The biggest health threat from the George Town landfill, according to engineers from Dart Realty, are fumes from fires at the site. The gases from the dump, the engineers say, are of no safety concern.
The engineers, who recently briefed parents at Cayman International School, also reported that their studies found higher than expected hydrogen sulfide levels coming from the nearby wastewater treatment plant. The levels were too low to pose any health threat but exceed odor control standards allowed in many other jurisdictions, they said.
The school, which is a Dart tenant, was closed to children as a safety precaution following recent fires at the landfill, which sent plumes of potentially toxic thick black smoke billowing across Grand Cayman.
Jeremy Moore, director of the Cayman International School, said the meeting last month was called because parents were keen to learn more about the landfill and its potential impact on the school and environment.
Mr. Moore said, “I believe the meeting was successful in providing important data and valuable information to parents. The studies conclude that the existence of the landfill itself is not an imminent safety concern to children and other persons on the school campus.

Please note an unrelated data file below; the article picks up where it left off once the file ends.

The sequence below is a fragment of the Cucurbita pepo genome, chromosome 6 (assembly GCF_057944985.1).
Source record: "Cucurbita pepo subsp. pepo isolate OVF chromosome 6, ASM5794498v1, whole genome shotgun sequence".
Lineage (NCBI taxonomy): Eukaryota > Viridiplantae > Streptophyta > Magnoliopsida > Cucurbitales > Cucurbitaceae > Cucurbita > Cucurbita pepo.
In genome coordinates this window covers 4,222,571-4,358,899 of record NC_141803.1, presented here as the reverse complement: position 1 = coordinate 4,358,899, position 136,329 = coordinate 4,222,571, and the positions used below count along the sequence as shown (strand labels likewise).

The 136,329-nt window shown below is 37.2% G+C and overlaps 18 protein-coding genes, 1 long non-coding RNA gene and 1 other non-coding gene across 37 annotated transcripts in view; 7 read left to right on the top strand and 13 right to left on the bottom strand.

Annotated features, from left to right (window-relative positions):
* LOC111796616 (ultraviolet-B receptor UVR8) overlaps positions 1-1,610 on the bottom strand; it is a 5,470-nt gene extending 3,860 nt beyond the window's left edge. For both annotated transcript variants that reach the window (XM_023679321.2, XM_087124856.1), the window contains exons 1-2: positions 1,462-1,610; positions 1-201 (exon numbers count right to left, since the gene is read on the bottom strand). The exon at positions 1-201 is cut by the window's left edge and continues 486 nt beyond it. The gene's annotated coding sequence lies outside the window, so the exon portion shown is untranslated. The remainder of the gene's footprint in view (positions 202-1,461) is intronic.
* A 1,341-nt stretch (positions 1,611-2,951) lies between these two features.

“Significant concerns with the management of the landfill site were discussed. Mismanagement of the site increases the potential for landfill fires to occur, and these fires are of monumental concern to the health and safety of everyone in Cayman.”
Martin Edelenbos, engineering coordinator for Waste Management at Dart Realty, briefed parents on some of the background issues at the dump.
He said large areas of uncovered garbage, including animal carcasses, the potential contamination of groundwater and large stockpiles of discarded tires, caused environmental and odor concerns.
But he said methane gases coming from the dump were not a significant health issue and air quality tests conducted by Dart had suggested the odor issue was also connected to the nearby sewage plant.
He said the odor from rotting garbage was an issue, but was not directly measurable by air quality tests.
The tests did reveal high levels of hydrogen sulfide, associated with the nearby wastewater treatment facility.
Many countries regulate the allowable amount of hydrogen sulfide in an effort to control the nuisance effect. In California, for example, the guideline is 30 parts per billion, averaged over an hour. The readings at Cayman International School showed levels of nearly five times that on some occasions.
The study did not uncover any potential health concerns for the school, but it did find some higher than expected hydrogen sulfide (H2S) levels related to operations at the wastewater treatment plant.
“The Dart study concluded that operations at the wastewater treatment plant, while not presenting a health risk, are resulting in ambient air concentrations of H2S in the community that exceed the allowable standards in many jurisdictions,” said Mr. Edelenbos.
The Dart study did not consider the impact of gases from large fires at the dump which are believed to pose a much greater health threat.